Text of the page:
The government said it is excluding “high risk” companies from supplying the sensitive “core” parts of the new fifth-generation, or 5G, networks. But it will allow high risk suppliers to provide up to 35 per cent of the less risky radio access network.
The announcement did not mention any companies by name but said “high risk vendors are those who pose greater security and resilience risks to U.K. telecoms networks” – a clear reference to Huawei.
The United States claims that China’s communist leaders could, under a 2017 national intelligence law, compel Huawei to carry out cyberespionage. Huawei denies that would be possible.
The 5G infrastructure program is seen as being critical to Britain’s economic future as the country leaves the European Union. But the decision is fraught, as the United States objects to allowing Huawei to provide vital infrastructure and has threatened to cut off intelligence sharing with allies that do use Huawei.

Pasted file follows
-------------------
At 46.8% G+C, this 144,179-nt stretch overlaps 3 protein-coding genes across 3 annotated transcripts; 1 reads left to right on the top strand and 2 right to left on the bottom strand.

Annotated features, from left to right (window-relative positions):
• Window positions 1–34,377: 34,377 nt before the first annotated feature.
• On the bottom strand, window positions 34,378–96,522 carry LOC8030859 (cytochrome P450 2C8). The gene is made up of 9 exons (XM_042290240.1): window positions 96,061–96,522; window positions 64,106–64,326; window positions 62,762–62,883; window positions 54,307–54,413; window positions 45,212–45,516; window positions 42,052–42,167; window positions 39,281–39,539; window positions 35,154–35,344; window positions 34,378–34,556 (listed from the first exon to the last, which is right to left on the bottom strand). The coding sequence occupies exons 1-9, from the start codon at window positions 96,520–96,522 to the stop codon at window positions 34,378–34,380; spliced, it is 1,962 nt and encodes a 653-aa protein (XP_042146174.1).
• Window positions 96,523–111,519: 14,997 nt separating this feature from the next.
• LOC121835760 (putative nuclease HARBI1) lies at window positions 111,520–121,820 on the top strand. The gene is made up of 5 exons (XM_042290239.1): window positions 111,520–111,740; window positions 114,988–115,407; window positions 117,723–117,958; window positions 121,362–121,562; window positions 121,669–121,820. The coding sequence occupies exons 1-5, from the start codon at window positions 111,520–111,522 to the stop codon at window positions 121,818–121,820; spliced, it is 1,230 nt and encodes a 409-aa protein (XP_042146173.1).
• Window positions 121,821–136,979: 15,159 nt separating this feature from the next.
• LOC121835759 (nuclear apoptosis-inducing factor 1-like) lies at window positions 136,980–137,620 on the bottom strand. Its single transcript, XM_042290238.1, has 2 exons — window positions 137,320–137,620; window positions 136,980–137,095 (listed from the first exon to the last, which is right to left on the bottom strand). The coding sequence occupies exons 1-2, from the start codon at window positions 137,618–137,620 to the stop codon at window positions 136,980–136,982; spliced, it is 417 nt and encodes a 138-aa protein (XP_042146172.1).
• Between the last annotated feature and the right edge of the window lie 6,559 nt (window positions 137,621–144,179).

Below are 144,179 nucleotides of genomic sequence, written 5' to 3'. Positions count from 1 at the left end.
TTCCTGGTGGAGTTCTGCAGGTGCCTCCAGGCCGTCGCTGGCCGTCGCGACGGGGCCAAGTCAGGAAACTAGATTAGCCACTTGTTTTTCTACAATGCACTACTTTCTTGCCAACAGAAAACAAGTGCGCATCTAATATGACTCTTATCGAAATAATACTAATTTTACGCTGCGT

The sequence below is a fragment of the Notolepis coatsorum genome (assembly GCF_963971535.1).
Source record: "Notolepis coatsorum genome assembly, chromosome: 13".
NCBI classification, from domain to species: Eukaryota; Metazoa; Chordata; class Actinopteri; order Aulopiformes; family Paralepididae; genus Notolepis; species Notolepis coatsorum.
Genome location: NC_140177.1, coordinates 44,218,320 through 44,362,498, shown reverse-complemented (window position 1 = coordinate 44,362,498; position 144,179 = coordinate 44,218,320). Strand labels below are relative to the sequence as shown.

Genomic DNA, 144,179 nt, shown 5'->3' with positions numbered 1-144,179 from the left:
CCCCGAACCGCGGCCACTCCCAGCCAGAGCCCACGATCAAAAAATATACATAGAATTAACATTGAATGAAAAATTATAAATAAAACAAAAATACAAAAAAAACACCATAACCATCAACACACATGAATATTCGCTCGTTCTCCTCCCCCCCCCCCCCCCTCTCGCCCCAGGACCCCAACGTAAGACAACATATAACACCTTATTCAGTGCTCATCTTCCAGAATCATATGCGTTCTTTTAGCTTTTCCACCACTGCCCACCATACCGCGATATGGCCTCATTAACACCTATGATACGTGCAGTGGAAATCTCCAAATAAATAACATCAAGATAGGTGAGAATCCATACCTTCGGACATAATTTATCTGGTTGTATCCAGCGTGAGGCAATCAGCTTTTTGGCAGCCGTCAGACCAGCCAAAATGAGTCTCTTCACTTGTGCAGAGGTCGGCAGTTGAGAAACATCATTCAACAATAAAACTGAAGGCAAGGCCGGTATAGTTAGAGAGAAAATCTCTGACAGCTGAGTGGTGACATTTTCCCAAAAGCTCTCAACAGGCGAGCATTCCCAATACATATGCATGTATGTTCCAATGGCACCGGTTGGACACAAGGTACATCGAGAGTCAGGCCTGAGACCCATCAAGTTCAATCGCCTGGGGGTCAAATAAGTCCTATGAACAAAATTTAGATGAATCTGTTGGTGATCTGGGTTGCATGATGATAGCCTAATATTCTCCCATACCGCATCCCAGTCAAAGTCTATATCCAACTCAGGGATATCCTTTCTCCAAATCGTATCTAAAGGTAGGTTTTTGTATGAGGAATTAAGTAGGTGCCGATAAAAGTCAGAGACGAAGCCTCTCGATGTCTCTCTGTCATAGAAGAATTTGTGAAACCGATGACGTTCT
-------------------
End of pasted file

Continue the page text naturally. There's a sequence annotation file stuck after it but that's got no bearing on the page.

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The British government said Tuesday after a meeting of its National Security Council that it is taking some steps that will allow it “to mitigate the potential risk posed by the supply chain and to combat the range of threats, whether cyber criminals, or state sponsored attacks.”
The decision is awkward for the government of British Prime Minister Boris Johnson, as he risks the fury of one of Britain’s closest allies at just the moment it really needs Trump’s administration to quickly strike a trade deal after Brexit. Britain is also loathe to insult China, which it likewise needs for future trade deals.
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Huawei said it was “reassured” by the British government’s decision.
“This evidence-based decision will result in a more advanced, more secure and more cost-effective telecoms infrastructure that is fit for the future,” Vice-President Victor Zhang said. “It gives the U.K. access to world-leading technology and ensures a competitive market.”
The measures also include keeping Huawei out of all “safety related and safety critical networks” and banning it from sensitive places such as nuclear sites and military bases.
(C) 2020 The Canadian Press